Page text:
The health system in Austria

Updated 2021-01-11 06:57

Choosing to move to Austria is a very good decision if it's for having a stable and high-class developed health care system. With excellent public medical services, you will get a decent treatment even if you are currently unemployed.

Overview of the Austrian health system

Austria has a very comprehensive and well-regarded public healthcare system, called statutory health insurance (SHI). Public healthcare is applicable to all Austrians, EU passport holders, and those from EEA countries, as long as they hold the European Health Insurance Card. Workers pay an amount of their salary to fund the healthcare system, which is proportional to their income. Contributing to the healthcare system is mandatory.

Public medical care

Even as an expatriate, you pay into the healthcare system, which means you are also eligible to receive benefits. These benefits even extend to the children and dependents of workers, with children to receive coverage until the age of 28. If you are new to the country, you have to enrol in the healthcare system shortly after arrival by registering with the local health district. This is because the healthcare system is administered on a local level, rather than nationally. They will then receive an 'e-card', which must be shown when treatment or medicines are obtained through the public system. This card serves as a digital medical record, so any treatment can be monitored and traceable.

If you are trying to find a doctor or medical clinic who sees patients on the public system, look for a sign that says 'Kassenarzt' or 'Alle Kassen'. This is important as some doctors may only see private patients. If you see a private doctor as a public patient without private insurance, you will be obligated to pay the fees out of your own pocket.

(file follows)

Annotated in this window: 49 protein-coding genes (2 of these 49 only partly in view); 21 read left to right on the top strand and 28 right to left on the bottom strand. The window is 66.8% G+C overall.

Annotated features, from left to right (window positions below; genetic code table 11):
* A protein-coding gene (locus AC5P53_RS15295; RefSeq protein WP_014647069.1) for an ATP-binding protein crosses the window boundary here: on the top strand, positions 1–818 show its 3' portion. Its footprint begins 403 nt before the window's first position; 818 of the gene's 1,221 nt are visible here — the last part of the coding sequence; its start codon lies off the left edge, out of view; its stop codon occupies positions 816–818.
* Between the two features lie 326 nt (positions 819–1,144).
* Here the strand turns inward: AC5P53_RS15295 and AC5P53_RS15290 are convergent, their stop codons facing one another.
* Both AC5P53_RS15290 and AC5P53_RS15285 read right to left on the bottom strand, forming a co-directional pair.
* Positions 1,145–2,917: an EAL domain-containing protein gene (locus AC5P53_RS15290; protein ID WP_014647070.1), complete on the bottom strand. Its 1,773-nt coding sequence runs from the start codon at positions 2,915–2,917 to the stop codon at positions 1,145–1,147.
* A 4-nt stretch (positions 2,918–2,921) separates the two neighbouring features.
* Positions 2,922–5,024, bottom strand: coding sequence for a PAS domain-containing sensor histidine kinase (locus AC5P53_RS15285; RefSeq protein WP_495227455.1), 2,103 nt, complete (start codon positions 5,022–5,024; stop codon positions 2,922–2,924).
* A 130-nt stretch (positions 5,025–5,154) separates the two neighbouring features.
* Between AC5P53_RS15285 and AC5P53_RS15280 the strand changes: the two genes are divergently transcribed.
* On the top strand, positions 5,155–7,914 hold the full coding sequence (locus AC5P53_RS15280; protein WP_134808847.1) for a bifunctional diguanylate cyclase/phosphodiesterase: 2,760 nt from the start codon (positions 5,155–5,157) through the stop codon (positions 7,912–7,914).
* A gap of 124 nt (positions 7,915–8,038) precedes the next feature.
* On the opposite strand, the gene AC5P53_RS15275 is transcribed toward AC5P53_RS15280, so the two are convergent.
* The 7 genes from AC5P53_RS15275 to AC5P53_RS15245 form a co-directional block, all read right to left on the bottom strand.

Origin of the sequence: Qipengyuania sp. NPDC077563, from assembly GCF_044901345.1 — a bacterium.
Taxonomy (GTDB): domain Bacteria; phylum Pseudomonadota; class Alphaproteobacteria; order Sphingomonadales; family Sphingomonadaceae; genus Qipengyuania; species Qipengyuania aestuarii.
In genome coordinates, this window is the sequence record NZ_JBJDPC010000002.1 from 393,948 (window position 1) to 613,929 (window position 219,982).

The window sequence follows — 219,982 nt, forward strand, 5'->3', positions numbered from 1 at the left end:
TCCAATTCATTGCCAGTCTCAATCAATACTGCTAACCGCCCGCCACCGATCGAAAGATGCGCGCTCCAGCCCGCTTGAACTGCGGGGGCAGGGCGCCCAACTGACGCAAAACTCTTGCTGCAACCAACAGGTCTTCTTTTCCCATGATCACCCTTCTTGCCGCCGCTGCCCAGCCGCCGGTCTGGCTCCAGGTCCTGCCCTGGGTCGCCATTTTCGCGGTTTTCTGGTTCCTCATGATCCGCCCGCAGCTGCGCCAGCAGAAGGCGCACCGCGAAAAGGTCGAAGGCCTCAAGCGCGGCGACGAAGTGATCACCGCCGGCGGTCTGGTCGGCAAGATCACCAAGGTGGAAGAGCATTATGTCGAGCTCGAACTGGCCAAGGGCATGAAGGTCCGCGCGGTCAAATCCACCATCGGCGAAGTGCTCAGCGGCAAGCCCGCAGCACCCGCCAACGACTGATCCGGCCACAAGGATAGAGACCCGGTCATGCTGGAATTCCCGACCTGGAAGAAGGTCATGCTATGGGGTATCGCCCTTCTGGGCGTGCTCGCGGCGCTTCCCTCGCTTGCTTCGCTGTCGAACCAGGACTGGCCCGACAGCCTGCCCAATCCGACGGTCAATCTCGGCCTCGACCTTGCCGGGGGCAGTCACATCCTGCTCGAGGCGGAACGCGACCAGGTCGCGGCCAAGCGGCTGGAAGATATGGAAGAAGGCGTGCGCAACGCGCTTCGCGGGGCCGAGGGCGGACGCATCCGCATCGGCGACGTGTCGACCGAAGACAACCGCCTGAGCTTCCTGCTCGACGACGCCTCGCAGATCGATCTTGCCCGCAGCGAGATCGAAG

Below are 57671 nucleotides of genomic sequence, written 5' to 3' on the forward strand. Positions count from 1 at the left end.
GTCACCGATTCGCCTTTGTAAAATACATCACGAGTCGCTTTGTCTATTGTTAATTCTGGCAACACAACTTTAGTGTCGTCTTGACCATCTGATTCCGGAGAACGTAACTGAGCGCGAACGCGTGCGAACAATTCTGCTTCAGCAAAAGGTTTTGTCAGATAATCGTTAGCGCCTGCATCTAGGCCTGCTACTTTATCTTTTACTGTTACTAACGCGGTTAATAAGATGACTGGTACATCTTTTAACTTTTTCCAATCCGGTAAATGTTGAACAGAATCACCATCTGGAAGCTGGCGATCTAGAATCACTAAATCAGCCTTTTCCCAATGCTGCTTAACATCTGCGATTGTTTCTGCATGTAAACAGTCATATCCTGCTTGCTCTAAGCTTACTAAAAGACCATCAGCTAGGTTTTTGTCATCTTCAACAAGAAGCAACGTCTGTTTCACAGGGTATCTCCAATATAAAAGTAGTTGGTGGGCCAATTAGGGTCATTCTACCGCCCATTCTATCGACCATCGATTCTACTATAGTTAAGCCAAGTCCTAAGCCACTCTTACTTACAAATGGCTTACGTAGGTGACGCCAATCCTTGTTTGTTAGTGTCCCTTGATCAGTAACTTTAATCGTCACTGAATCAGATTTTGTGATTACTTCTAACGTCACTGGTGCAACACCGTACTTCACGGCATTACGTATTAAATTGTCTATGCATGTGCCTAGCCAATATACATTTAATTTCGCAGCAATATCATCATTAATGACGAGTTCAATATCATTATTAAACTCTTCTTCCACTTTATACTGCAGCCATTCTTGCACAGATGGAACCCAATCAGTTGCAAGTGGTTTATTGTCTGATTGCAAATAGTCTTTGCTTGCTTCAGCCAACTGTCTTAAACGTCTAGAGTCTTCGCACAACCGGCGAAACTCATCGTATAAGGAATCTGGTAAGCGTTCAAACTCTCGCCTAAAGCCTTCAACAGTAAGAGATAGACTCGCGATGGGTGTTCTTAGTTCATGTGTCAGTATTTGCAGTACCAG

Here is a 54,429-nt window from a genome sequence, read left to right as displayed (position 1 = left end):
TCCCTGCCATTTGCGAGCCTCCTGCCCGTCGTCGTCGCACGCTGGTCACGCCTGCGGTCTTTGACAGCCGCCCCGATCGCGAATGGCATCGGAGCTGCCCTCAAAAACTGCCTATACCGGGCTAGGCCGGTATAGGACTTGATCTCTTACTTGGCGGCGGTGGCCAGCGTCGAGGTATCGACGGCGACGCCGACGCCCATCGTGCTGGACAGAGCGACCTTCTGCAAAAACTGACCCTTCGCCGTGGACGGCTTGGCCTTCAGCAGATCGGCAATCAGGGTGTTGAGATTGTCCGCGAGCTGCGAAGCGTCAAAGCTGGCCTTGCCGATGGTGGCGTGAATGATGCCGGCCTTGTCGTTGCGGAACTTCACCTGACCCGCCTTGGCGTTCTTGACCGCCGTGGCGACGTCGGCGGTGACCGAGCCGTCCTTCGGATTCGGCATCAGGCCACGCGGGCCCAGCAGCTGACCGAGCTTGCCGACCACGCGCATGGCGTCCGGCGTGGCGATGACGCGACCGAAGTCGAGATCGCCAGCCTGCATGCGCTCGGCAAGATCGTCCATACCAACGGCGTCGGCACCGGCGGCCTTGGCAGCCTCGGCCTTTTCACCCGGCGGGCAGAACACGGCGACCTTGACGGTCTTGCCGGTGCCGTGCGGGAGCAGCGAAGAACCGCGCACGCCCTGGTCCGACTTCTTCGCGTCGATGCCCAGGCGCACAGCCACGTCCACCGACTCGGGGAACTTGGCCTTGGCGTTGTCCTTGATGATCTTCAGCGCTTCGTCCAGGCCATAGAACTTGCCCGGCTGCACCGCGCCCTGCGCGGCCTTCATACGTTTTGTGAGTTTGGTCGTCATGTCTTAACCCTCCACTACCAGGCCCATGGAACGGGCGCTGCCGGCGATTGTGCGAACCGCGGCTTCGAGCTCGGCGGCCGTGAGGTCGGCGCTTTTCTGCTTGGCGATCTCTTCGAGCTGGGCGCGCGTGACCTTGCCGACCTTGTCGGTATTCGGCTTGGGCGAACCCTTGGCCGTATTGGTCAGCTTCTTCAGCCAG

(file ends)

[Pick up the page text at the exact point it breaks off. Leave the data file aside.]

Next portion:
Pensioners, children and dependents, those who are self-employed, and those on unemployment are also to obtain coverage through the public system.

Private health insurance in Austria

Some also choose to purchase private health insurance to complement the public system, although this is not a necessity. Private coverage may allow for shorter waiting times for medical treatments and for access to private hospitals, which may be smaller or have more amenities. This can include, for example, having a private room instead of a shared room in a hospital facility.

There are many insurance companies to choose from in Austria, according to your needs and budget. Some of the leading health insurance providers are:

Consider having a look at their offers according to your needs and get a free quote on's Health Insurance for expatriates in Austria page.

Students who are studying in Austria from outside the EU/EEA will need to provide their own health insurance to cover them while in the country.

Pharmacies in Austria

Pharmacies in Austria are called 'Apotheke'. They are easily found in most cities and towns and will sell prescription and over the counter medicine as well as basic first-aid supplies. Prescription medicine is strictly regulated in Austria, so make sure you have all prescriptions as required when you relocate to the country. A small fee is required to be paid when prescriptions are filled, to help offset the cost.

Even on weekends and during the night there will be at least one pharmacy in your district that is open 24 hours. Find more information on Apo24

Medical services in Austria

Medical services under public (and private) healthcare are comprehensive, covering medical and dental care and procedures, and visits to medical specialists. Hospitals offer a very high standard of care and are located throughout the country.


You can reach emergency services in Austria by dialling 112. Emergency responders will generally speak German, but may also speak English.

 Useful links:

Austrian government health services (German only) 
General Hospital of the City of Vienna 
Accident Hospital Salzburg 
Poison Control 

We do our best to provide accurate and up to date information. However, if you have noticed any inaccuracies in this article, please let us know in the comments section below.